Saxophone Colossus: A Portrait of Sonny Rollins

 Photographer John Abbott

contributes 100 Photos to this Book chronicling the legendary Jazz Saxophonist Sonny Rollins.

Keisha Knowles the author of ‘’The World of a Harlem Girl” is in her mid forties now.

Knowles has penned a coming of age story about four girls growing up in Harlem, navigating their way through life in the city.

The girls were teenagers in the nineties. The author is from Harlem/The Bronx and she has been writing for over 10 years.

She studied Communications where her professor noticed her writing.

This is the author’s first book and she is already hard at work on a sequel.

The Artist who created the cover art for the book is Larry Douglas.


“The World of a Harlem Girl” is nostalgic of the good ol’ 90’s.

The Author takes her time introducing us to the characters.

Every chapter engages you and keeps you anticipating what will happen next.

This is a really good read from beginning to end.

I’m definitely looking forward to more stories from this author.

– Akeeyaj Shaheer-


A Horn Called Coltrane


A Horn Called Coltrane



A Horn Called Coltrane

A young African American staggers his way to a pawn shop. He sees his old friend in the window.

And has to make a decision whether to keep running from the police or get his horn back.

The horn, an aged battered Soprano Sax, seemingly begged to be rescued from the wedgy and booger picking little boy who was about to buy it.

The tubby kid menaced the horn by running his sticky digits over the pearls. It made the musician’s flesh crawl, helplessly witnessing the horn’s assault. 

The man’s blood drizzled onto his shoe. Decision made, he bricks the window and scoops up his friend from the nasty boy’s clutches.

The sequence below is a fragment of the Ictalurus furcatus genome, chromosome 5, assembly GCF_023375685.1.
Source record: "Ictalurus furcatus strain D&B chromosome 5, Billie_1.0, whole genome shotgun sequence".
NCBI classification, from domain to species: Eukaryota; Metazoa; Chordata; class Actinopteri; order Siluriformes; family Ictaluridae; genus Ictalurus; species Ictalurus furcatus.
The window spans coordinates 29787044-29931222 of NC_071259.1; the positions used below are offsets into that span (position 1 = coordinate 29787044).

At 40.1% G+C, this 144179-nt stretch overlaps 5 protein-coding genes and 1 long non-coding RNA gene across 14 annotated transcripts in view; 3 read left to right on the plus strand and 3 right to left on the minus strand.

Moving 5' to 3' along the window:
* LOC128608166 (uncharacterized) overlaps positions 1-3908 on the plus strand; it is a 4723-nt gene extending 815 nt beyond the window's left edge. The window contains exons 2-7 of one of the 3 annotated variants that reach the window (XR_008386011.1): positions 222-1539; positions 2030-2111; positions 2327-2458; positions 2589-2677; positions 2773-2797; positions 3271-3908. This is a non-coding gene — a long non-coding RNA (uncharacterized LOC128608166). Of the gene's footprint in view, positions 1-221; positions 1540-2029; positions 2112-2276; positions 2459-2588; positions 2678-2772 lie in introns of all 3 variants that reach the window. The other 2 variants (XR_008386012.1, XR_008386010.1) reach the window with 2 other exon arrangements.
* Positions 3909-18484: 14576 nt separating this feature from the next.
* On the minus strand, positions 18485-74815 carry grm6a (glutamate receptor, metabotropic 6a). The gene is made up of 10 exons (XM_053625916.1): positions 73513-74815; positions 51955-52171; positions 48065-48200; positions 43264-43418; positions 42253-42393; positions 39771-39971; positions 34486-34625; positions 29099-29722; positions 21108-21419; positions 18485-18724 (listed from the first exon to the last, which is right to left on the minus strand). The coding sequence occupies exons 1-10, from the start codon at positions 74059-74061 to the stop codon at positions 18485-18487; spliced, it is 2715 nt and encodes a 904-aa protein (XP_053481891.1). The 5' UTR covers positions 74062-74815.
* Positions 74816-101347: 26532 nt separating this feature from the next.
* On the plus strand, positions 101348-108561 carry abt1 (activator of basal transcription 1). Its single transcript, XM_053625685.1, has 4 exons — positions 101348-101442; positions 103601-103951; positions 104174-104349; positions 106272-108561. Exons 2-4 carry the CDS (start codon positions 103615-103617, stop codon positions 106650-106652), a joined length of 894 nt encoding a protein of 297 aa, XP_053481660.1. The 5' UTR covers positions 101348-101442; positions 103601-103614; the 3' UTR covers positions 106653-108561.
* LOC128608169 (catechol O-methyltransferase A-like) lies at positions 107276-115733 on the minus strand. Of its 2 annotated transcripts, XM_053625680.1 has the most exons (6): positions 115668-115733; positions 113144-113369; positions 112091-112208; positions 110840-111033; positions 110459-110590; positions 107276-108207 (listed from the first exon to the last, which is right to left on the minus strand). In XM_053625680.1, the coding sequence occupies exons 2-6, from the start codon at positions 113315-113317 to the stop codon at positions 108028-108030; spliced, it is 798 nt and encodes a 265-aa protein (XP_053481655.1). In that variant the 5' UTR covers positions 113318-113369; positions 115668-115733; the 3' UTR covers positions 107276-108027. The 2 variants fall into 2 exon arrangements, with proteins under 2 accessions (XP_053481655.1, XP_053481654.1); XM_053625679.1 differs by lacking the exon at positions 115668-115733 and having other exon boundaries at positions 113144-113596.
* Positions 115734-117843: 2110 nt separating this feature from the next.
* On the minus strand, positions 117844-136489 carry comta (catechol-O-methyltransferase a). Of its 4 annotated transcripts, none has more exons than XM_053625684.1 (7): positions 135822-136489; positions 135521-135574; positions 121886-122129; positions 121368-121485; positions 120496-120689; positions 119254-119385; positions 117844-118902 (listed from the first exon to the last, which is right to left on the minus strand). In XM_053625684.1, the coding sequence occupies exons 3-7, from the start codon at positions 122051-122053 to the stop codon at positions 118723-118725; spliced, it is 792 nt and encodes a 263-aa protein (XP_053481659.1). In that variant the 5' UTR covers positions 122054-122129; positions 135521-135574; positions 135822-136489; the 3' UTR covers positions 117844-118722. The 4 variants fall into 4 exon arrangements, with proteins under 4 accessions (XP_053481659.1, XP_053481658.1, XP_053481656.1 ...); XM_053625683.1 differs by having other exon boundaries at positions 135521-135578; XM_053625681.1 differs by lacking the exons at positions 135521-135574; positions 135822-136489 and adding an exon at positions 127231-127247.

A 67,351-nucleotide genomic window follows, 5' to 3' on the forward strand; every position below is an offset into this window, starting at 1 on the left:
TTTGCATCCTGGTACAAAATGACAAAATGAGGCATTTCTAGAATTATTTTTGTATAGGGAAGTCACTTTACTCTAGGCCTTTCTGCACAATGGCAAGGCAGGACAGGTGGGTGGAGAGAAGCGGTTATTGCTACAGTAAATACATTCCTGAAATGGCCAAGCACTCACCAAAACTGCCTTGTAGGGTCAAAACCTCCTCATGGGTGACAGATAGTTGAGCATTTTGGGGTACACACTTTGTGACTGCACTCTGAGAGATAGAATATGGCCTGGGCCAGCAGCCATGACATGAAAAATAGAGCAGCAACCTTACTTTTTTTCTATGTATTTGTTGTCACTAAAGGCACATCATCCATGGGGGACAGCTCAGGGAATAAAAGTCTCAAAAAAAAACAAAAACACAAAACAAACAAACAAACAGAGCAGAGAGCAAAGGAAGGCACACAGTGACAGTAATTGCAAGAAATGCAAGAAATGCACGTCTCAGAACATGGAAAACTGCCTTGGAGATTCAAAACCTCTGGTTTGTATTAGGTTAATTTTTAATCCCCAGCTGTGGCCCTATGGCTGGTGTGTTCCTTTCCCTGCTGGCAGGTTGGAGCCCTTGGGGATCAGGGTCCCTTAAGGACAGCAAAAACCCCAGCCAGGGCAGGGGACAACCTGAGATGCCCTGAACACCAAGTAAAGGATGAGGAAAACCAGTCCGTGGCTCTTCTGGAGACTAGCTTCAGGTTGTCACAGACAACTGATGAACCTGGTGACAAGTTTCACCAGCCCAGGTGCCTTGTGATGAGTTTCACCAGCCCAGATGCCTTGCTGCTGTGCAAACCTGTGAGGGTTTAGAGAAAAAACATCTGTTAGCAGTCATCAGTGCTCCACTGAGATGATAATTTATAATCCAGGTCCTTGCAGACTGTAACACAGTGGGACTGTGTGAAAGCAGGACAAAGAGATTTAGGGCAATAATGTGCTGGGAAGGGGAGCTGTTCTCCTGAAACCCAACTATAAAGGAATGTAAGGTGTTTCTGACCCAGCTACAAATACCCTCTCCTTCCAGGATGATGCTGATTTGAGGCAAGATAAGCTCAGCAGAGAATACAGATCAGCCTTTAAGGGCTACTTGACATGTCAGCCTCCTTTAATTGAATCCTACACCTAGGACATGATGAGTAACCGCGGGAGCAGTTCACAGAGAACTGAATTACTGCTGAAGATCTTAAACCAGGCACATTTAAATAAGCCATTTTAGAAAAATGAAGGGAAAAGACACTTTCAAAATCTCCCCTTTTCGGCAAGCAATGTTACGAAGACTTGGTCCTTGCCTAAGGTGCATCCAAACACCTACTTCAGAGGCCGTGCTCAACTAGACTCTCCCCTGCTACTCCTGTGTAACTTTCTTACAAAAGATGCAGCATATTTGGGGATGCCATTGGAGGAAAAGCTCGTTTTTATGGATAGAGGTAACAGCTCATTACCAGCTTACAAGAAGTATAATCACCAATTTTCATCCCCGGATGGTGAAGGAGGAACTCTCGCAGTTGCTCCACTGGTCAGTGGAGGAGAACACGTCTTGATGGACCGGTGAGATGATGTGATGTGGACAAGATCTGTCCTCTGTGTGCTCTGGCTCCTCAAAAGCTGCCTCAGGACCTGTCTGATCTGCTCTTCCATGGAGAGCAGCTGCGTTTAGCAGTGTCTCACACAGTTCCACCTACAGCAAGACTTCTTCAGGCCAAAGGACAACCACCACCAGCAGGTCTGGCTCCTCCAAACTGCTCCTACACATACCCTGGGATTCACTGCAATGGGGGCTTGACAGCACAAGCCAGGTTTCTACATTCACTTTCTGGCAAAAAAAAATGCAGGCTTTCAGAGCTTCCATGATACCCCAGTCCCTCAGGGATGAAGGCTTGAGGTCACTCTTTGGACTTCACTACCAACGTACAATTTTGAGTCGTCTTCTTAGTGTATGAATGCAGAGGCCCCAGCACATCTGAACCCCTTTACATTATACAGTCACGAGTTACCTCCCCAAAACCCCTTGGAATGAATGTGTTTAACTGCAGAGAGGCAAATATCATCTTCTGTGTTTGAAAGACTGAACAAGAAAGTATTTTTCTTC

He started out with his Royal Artist C-Melody horn as a teen, and studied whenever he could, but then he grew up faster than he should have,

when you are born with more good looks than sense. 

First girl he knew he knocked up. Then a baby came, and he drank himself into depression trying to figure out how to feed them all.

Got jobs an lost them due to drink.

He couldn’t keep his hands off his band-mates women. 

Finally his own woman had enough and split. He soon found no reason to wake up or go anywhere except to get himself another fifth of anything.

He played on the streets with his horn. He was never gonna be Coltrane, but that was what he named his little horn. 

He did anything to keep from pawning it, but one day he decided to pawn it for yet another pint of cheap booze. 

Lost the pawn ticket and forgot where he pawned it after he got his precious bottle and emptied it into his darkening so-sad soul. 

He thought while drinking it, that it has “Been so long since I seen my baby,

an’ I can’t even remember what my own chil’ looks like no damn more!”looks like no damn more!”

He coughed and cried violently.

“Shouldn’t o’ robbed that damn sto’.” He reminisced about the liquor store he just robbed for a mere pint…not even money.

Living on the street for more than a while caused him to get himself a pistol. Today he used it for the first time.

He never even had bullets. 

The end was near. He ducked himself into the alley and ran up the staircase to the building’s roof. 

He sat there on the edge and opened his nearly empty wallet. Just a dirty old cracked reed he had hung on to. 

‘’I knew we was gonna get back together!’’ he told the horn as he started to play rustily and squeekily.